Reflective Equilibrium. Part III: The problem of moral disagreement, relativism and underdeterminacy of the method (in Polish)

Artur Szutta

About author

Artur Szutta, PhD
University of Gdańsk
Institute of Philosophy, Sociology, and Journalism
ul. Bażyńskiego 4
Pl-80-952 Gdańsk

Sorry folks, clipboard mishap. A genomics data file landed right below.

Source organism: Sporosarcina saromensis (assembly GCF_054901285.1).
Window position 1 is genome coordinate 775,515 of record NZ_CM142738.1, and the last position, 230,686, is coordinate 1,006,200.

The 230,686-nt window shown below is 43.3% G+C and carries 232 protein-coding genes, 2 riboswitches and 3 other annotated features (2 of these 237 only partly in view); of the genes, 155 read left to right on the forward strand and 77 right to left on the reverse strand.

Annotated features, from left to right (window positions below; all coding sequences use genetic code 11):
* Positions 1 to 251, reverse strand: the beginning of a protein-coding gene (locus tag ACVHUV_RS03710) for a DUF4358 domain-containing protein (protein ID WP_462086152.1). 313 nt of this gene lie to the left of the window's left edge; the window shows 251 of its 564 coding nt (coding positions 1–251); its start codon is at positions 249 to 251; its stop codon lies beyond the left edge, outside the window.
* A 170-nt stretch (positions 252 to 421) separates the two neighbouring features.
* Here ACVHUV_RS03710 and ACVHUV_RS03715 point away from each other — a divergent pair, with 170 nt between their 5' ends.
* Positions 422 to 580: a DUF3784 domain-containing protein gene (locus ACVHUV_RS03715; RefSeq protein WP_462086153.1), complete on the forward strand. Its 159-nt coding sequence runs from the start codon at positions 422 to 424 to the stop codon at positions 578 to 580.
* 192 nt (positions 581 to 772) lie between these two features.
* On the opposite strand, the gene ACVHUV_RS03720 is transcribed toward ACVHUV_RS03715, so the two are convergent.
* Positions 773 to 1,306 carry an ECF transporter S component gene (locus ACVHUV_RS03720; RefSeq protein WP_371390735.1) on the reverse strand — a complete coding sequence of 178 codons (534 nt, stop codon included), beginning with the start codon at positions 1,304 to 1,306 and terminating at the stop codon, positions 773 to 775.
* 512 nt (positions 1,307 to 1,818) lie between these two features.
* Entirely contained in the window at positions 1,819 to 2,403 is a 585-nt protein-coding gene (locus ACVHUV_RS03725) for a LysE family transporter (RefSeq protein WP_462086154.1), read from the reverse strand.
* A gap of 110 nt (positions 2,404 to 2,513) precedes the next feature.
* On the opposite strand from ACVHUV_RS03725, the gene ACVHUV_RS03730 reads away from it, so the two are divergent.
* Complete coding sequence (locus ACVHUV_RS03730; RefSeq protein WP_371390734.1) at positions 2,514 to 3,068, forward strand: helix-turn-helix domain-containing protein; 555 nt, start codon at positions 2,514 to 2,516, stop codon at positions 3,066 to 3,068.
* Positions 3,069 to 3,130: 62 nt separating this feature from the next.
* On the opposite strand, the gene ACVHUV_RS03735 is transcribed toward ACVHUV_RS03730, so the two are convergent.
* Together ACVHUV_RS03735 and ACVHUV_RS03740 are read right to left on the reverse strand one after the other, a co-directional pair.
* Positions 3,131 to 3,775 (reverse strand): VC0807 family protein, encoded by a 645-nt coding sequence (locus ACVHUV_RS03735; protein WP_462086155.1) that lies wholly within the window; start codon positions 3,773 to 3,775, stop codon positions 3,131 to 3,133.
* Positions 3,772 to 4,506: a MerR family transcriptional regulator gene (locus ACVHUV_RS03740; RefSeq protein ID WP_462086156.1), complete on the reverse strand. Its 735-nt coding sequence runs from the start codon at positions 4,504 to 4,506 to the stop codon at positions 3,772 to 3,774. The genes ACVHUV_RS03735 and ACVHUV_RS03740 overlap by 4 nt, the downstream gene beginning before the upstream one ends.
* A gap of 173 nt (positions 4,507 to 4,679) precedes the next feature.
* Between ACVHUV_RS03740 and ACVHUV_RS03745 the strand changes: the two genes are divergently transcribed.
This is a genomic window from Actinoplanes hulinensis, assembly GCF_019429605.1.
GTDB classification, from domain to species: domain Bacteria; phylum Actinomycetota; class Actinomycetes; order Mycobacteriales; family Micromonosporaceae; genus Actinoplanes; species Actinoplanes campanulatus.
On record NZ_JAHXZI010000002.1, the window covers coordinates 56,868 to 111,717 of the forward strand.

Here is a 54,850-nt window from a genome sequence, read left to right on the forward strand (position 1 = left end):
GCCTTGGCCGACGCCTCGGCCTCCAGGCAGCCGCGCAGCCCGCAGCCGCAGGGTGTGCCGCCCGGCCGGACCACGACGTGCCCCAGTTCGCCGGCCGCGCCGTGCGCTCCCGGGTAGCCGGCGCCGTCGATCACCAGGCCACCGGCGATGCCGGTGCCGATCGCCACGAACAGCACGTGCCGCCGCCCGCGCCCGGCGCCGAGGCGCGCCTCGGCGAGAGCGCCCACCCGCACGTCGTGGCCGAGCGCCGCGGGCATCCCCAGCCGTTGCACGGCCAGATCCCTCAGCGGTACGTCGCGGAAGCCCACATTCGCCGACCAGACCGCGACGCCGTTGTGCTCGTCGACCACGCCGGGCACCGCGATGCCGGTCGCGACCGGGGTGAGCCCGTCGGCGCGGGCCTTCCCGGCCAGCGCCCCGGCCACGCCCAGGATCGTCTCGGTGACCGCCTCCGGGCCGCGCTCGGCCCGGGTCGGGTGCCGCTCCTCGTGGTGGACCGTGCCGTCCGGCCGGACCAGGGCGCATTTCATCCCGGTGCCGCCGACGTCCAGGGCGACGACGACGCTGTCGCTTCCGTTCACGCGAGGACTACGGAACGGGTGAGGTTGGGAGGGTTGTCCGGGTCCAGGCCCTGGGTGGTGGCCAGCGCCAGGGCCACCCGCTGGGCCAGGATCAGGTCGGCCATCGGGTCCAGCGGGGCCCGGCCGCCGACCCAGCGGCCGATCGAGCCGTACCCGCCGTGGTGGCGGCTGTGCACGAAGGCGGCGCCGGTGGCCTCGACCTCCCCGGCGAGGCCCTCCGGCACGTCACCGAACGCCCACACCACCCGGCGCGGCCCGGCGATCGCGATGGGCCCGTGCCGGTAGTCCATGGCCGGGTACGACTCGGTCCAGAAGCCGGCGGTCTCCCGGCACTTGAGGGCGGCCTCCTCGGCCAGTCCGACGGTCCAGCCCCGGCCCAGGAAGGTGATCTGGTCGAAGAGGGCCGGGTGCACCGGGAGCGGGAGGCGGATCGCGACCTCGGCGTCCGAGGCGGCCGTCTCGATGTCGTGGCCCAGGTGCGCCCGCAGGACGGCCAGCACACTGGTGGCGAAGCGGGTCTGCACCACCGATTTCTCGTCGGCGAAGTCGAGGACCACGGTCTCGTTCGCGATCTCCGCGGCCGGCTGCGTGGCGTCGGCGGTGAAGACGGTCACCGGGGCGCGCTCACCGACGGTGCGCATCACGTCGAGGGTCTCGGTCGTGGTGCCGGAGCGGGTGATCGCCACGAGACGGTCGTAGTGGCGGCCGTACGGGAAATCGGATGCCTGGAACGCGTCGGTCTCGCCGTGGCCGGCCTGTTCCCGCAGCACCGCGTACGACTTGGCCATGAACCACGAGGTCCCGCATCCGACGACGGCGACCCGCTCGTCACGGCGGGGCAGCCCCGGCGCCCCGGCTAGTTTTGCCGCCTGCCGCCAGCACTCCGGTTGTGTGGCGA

One of the main objections against the method of reflective equilibrium is that it is not able to overcome the problem of moral disagreement, and, what is more, it deepens the problem. It is so, the objection goes, due to the following defects of the method: first, it is relativistic in its character, it allows for two different persons to hold two excluding, equally justified sets of moral beliefs as long as they meet the condition of holding these beliefs in reflective equilibrium; second, the method is severely underdetermined, and for this reason it cannot support any convergence of moral views of different persons, even when they use the method in a meticulous way. What is more, because of its underdeterminacy, the objection goes, the method of reflective equilibrium differentiates the outcomes of its application even among those who share the same starting point (the same considered moral judgements). The aim of the paper is to critically analyze and respond to the above objection. I am trying to show that the reflective equilibrium method does not presuppose relativism, and its underdeterminacy can be diminished by some modifications of the method, especially by postulating the constraints of some level of intellectual and ethical virtues of the agents applying the method.

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